From James Cloyne and Paolo Surico:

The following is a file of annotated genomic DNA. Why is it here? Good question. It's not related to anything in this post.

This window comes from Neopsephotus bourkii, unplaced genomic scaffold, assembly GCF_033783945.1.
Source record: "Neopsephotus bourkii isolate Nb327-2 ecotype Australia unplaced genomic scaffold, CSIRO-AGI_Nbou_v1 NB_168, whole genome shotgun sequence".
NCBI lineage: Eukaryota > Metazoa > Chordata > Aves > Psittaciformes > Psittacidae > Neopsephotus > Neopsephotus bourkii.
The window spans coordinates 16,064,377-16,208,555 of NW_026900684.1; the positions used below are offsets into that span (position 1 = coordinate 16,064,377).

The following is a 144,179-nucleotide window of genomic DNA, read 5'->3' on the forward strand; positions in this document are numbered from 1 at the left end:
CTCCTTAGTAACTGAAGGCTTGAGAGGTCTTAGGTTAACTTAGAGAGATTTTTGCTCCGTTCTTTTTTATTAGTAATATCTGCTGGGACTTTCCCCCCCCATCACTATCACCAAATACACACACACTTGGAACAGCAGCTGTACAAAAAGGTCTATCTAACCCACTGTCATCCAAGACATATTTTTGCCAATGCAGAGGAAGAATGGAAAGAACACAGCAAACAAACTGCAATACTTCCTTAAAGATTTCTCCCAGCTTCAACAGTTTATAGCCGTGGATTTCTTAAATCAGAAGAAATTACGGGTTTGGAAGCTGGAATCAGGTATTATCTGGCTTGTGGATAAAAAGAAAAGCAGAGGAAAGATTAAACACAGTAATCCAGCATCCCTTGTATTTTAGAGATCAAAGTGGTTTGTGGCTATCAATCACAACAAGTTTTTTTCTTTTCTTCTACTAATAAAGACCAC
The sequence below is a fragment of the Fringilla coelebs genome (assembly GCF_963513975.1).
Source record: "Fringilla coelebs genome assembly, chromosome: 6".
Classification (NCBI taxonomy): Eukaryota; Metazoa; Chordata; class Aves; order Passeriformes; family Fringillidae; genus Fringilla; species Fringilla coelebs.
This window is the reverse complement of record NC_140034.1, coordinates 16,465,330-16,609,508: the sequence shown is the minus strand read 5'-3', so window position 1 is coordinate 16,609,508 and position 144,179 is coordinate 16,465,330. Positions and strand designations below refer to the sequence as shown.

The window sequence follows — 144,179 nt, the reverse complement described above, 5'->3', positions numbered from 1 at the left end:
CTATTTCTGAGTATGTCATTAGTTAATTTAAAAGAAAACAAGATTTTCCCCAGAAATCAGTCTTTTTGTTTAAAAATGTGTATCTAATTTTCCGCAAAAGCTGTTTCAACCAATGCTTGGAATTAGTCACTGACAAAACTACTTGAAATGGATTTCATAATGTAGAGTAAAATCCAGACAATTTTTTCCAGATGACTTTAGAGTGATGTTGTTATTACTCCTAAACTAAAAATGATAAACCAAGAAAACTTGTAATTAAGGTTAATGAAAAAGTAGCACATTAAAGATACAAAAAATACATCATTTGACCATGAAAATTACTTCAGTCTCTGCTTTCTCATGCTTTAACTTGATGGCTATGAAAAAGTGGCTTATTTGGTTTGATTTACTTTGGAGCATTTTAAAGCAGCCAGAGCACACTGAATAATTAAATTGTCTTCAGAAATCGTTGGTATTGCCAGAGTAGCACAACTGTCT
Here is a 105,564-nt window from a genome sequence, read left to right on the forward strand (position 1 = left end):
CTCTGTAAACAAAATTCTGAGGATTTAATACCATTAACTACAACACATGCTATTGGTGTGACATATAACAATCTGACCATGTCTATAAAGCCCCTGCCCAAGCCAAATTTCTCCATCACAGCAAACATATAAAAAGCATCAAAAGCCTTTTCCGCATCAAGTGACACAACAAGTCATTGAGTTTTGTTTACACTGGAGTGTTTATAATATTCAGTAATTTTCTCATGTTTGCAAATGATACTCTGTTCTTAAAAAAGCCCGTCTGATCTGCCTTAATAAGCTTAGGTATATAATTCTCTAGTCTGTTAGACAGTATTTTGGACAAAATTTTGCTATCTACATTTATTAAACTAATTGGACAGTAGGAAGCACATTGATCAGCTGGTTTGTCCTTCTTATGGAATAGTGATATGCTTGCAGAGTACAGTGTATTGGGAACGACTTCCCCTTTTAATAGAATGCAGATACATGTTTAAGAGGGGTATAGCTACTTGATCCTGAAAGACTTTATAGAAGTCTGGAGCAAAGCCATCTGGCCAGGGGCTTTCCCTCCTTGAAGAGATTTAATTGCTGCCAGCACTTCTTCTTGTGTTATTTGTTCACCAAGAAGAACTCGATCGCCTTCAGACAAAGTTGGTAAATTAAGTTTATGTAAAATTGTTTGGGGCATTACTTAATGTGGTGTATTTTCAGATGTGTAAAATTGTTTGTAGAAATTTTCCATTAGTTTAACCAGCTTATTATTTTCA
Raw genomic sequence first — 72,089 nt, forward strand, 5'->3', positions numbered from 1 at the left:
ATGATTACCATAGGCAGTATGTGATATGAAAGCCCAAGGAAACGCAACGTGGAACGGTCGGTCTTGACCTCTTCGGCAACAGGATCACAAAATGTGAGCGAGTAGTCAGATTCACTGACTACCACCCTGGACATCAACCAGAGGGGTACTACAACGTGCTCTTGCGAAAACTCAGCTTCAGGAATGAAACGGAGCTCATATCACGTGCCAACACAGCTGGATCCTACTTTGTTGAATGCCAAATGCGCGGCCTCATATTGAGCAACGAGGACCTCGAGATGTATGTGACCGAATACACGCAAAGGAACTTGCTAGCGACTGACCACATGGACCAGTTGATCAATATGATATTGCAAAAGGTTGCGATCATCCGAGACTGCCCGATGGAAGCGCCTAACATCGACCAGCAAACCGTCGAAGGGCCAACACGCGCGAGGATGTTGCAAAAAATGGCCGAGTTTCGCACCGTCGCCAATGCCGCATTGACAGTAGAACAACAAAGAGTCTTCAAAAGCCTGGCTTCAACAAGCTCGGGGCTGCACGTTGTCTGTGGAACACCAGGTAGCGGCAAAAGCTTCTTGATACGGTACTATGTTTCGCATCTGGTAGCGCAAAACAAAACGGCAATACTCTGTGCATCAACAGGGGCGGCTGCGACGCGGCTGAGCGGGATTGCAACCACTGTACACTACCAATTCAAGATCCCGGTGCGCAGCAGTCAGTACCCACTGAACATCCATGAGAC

This paper investigates a new channel in the transmission of fiscal policy: household debt. Using a long span of expenditure survey data and a new narrative measure of exogenous income tax changes for the UK, mortgagors exhibit large and persistent consumption responses to tax changes. Home owners without a mortgage, in contrast, do not appear to react, with responses not statistically different from zero at all horizons. Social renters increase their consumption, but by less than mortgagors. Households with non-mortgage debt also tend to adjust their expenditure by more than non-borrowers. Splitting the sample by age and education yields only limited evidence of heterogeneity as the distributions of these demographics overlap across housing tenures. Our findings highlight the role of household debt in evaluating the effectiveness of fiscal policy both in the aggregate and across different groups in society.